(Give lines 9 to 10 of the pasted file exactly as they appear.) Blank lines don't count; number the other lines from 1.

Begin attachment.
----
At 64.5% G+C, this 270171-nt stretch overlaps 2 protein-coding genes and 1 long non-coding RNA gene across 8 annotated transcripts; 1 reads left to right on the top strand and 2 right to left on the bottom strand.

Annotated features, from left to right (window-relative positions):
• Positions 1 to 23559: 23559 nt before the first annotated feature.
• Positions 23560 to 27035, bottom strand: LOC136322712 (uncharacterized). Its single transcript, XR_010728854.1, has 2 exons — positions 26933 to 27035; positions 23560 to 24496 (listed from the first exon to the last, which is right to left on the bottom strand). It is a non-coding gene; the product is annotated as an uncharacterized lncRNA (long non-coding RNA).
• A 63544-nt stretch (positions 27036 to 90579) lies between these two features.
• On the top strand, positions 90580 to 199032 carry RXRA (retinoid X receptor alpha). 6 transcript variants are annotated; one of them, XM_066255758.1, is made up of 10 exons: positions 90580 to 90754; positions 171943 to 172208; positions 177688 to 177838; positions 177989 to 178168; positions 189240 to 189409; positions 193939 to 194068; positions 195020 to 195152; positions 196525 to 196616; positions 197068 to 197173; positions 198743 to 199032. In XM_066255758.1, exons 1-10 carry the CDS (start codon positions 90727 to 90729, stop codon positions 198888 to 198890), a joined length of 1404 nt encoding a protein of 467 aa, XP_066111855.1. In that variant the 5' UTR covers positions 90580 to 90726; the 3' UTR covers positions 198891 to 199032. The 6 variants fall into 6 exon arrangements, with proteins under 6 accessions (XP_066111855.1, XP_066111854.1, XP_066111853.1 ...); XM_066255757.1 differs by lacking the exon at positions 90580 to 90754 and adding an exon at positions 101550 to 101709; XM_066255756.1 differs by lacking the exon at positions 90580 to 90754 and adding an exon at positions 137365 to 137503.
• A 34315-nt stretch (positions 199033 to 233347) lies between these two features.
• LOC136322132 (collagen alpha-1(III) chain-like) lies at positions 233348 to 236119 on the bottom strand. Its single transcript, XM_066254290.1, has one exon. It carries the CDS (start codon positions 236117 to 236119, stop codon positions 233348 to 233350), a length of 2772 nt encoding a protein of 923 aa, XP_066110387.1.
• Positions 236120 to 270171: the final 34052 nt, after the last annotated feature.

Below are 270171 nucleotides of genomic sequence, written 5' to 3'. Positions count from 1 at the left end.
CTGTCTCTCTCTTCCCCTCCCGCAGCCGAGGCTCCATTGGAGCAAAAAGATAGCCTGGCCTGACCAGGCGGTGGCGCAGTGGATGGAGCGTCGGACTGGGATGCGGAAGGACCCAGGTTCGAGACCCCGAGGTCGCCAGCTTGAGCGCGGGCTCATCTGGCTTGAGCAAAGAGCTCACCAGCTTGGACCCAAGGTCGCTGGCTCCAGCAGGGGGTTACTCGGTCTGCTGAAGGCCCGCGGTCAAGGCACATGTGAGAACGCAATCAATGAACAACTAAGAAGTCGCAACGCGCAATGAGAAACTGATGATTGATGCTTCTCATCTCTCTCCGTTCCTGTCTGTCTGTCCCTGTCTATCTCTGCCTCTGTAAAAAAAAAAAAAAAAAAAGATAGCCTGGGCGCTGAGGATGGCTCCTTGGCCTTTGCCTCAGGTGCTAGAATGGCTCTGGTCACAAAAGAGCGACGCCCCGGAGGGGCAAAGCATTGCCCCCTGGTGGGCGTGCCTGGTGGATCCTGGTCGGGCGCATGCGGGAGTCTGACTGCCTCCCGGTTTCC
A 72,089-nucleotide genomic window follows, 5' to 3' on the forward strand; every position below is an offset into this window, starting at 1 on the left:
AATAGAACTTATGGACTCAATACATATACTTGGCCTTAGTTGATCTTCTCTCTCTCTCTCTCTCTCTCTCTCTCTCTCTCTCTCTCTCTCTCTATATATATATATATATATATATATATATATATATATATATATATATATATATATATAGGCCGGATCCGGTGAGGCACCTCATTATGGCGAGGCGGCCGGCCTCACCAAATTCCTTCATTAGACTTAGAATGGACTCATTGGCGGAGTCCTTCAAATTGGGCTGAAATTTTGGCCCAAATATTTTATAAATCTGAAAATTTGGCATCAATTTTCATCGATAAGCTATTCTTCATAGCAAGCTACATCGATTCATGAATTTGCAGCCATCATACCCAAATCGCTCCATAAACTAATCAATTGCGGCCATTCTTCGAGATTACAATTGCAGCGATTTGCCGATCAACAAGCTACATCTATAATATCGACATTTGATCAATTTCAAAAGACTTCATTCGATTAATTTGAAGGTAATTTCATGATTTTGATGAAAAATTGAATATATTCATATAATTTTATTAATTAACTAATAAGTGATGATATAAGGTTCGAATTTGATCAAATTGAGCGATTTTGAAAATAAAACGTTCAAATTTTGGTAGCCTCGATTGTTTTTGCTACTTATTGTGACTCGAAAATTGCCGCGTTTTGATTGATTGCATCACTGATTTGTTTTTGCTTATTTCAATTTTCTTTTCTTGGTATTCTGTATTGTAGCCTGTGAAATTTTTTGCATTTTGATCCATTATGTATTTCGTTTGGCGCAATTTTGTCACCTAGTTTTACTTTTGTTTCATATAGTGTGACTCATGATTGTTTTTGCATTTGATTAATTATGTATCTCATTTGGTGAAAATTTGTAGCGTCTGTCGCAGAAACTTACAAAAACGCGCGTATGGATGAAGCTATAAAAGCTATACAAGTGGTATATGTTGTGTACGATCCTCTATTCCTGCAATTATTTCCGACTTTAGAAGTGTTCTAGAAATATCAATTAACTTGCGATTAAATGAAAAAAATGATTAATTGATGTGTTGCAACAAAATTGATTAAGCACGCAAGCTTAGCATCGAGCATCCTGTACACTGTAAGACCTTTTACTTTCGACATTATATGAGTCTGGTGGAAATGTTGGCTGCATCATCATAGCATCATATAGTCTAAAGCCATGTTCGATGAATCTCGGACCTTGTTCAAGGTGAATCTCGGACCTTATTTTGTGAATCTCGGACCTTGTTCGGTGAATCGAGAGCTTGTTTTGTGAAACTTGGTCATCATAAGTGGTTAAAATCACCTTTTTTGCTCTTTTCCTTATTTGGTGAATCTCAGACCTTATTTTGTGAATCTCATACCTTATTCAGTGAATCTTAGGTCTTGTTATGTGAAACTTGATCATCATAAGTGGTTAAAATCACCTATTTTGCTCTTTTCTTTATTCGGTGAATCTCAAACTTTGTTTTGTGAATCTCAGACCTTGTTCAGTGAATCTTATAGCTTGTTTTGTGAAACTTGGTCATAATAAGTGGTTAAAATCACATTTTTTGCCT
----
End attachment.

• Positions 236120 to 270171: the final 34052 nt, after the last annotated feature.

Below are 270171 nucleotides of genomic sequence, written 5' to 3'. Positions count from 1 at the left end.